Advisory Board Member: Maria Banda, D.Phil. International Relations, University of Oxford, J.D. (Law), Harvard University
Maria Banda completed her doctoral dissertation in International Relations at Oxford University, which examined the evolving doctrine and practice of the “Responsibility to Protect” (R2P) in 2001-2009 from the perspective of both international relations and international law. A Rhodes and a Trudeau Scholar, Maria is a graduate of Trinity College at the University of Toronto, Oxford University, and Harvard Law School. She has worked with several international organizations and written on Canada-U.S. relations, global governance, climate change, and the environment. She is a member of the New York State bar.
Advisory Board Member: Martha Hall Findlay, J.D. (Law), Osgoode Hall Law School
Martha is a former Member of the Canadian Parliament, and held several senior shadow Cabinet positions in the Official Opposition: Associate Finance; Transport, Infrastructure and Communities; Public Works and Government Services, and International Trade. She served on the House of Commons Standing Committees on Finance; Transport, Infrastructure and Communities; Government Operations and Estimates, and International Trade. She is known and respected across all party lines for her focus on respectful politics and her efforts to work constructively with colleagues of all parties. She has recently been appointed an Executive Fellow with the School of Public Policy at the University of Calgary, and as Chair of the Couchiching Institute on Public Affairs’ 2012 Conference.
Advisory Board Member: Naomi Kikoler, L.L.B. and B.C.L., McGill University, M.Sc. (Forced Migration), University of Oxford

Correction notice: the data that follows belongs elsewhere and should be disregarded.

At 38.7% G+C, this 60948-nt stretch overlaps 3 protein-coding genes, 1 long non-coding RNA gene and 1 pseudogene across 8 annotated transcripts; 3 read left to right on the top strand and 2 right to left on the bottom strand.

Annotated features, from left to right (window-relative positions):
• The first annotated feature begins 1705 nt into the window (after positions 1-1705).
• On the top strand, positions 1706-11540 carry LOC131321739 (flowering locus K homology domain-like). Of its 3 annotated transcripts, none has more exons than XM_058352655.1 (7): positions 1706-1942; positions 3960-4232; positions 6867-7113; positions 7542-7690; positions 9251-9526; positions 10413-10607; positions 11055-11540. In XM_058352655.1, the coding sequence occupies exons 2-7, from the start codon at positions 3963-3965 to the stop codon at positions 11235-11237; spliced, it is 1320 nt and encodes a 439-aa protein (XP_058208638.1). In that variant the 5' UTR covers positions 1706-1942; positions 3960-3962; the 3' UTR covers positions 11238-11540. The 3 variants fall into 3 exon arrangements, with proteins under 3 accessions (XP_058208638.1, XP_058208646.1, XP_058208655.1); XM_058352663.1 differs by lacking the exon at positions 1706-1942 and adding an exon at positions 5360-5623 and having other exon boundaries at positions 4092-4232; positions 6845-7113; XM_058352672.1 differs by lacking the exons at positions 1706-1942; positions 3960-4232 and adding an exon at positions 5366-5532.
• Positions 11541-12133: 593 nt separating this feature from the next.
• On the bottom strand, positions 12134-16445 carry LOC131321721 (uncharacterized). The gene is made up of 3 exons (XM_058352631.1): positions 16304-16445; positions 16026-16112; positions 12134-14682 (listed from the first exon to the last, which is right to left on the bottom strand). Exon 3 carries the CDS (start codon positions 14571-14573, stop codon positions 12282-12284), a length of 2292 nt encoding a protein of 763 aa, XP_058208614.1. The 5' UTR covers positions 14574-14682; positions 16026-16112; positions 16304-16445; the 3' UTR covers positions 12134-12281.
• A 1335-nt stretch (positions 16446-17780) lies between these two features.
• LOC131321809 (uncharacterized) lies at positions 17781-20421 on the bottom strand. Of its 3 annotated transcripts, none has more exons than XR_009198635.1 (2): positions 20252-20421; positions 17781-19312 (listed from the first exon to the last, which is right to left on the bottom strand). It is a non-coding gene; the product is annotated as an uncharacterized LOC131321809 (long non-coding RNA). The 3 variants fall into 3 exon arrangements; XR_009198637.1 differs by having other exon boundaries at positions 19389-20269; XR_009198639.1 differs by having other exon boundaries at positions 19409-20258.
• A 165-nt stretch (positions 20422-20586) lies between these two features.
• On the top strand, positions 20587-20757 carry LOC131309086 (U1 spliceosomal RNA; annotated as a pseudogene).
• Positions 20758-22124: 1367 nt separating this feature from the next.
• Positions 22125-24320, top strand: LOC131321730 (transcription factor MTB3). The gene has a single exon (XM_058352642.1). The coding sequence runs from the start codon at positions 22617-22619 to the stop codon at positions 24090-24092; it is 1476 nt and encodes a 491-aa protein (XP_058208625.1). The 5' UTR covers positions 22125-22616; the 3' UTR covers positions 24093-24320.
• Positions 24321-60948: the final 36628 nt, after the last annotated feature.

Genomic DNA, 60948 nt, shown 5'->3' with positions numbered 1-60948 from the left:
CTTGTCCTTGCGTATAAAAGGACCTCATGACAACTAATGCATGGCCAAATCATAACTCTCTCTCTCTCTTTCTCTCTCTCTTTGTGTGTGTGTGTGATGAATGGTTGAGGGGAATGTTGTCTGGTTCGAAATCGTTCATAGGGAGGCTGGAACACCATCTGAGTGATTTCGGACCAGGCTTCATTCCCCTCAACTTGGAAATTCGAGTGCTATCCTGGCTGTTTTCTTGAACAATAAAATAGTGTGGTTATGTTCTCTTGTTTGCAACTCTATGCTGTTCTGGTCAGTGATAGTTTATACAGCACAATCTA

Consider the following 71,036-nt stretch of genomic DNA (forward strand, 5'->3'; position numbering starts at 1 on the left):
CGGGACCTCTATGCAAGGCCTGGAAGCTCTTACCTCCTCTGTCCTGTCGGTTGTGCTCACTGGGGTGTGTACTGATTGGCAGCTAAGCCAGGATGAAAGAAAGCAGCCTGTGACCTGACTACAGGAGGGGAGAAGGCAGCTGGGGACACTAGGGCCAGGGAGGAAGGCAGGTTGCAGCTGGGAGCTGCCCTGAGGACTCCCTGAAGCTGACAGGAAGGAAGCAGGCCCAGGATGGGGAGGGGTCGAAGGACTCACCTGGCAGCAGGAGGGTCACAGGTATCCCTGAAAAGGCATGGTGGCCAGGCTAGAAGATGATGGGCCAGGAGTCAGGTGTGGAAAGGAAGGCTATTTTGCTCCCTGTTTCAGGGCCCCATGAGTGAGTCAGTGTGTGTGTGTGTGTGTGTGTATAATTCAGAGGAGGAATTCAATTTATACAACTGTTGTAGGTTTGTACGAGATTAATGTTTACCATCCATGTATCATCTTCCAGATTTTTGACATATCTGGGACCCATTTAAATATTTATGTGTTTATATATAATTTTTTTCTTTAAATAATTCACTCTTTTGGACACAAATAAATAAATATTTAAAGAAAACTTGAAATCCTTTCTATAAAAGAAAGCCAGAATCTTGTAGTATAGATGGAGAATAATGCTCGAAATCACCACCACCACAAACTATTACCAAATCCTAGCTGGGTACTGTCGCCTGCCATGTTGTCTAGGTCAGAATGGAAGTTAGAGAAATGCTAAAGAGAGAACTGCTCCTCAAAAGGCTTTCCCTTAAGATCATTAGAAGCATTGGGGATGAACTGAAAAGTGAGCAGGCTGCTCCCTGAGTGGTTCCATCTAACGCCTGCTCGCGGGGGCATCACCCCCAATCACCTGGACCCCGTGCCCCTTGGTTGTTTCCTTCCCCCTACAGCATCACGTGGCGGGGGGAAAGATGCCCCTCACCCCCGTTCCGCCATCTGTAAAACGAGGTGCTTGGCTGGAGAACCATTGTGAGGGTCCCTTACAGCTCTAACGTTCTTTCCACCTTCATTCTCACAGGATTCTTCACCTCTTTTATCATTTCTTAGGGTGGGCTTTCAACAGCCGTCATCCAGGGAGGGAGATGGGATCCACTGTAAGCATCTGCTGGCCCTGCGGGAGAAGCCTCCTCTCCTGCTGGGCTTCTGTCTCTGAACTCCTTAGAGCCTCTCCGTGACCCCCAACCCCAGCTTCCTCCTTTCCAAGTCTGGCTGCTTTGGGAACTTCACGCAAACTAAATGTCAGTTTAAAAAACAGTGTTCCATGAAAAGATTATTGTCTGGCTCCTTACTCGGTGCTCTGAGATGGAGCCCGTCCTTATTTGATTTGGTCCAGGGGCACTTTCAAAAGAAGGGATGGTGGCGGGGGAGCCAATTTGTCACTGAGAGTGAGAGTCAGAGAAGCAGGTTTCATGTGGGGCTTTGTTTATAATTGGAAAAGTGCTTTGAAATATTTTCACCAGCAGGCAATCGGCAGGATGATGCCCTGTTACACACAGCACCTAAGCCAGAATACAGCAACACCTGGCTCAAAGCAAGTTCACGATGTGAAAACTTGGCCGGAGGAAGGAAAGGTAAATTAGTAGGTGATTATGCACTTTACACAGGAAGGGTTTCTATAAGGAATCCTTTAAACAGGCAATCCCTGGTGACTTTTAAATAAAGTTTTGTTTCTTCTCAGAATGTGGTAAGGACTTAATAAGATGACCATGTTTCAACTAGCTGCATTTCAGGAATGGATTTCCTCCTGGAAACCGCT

Naomi Kikoler is the Director of Policy & Advocacy with the Global Centre for the Responsibility to Protect where she oversees the Centre’s work on populations at risk of mass atrocities. Prior to joining the Centre she was a legal fellow with Amnesty International Canada, where she focused on national security and refugee issues. Naomi has worked as a legal consultant on genocide prevention, clerked in the Office of the Prosecutor at the United Nations International Criminal Tribunal for Rwanda, and interned with the Brookings-Bern Project on Internal Displacement at the Brookings Institution. She has a B.A. in Peace and Conflict Studies from the University of Toronto, an L.L.B. and B.C.L. from McGill University, and an M.Sc. in Forced Migration from Oxford University, where she wrote her thesis on the Rwandan Genocide. She is a member of the Bar of Upper Canada.
Advisory Board Member: John Kirton, Ph.D., Johns Hopkins University School of Advanced International Studies, M.A., Norman Paterson School of International Affairs at Carleton University
John Kirton is the director of the G8 Research Group, established at the University of Toronto in 1987. In 1992-93, he served as a Special Projects Officer in Canada’s Department of Foreign Affairs and International Trade, devising a strategy for Canada’s G7 participation. He has conducted media analyses of the G7/G8 Summits on behalf of the Department of Foreign Affairs and International Trade. He served on the Foreign Policy Committee of the National Roundtable on the Environment and the Economy, an advisory body to the Prime Minister of Canada, and participated in the preparations for the 1995 Halifax Summit. He was a member of the Canadian Government’s International Trade Advisory Committee from 1995 to 1997.
Professor Kirton is an Associate Professor of Political Science, a Research Associate of the Centre for International Studies and a Fellow of Trinity College at the University of Toronto. He has advised the Canadian government on G7 participation and international trade and sustainable development, and has written widely on G7/G8 summitry. Professor Kirton is the Principal Investigator of “Strengthening Canada’s Environmental Community through International Regime Reform” (the EnviReform project). He is editor of the G8 and Global Governance Series published by Ashgate.
Advisory Board Member: Kyle Matthews, M.A. (Development and International Relations), Aalborg University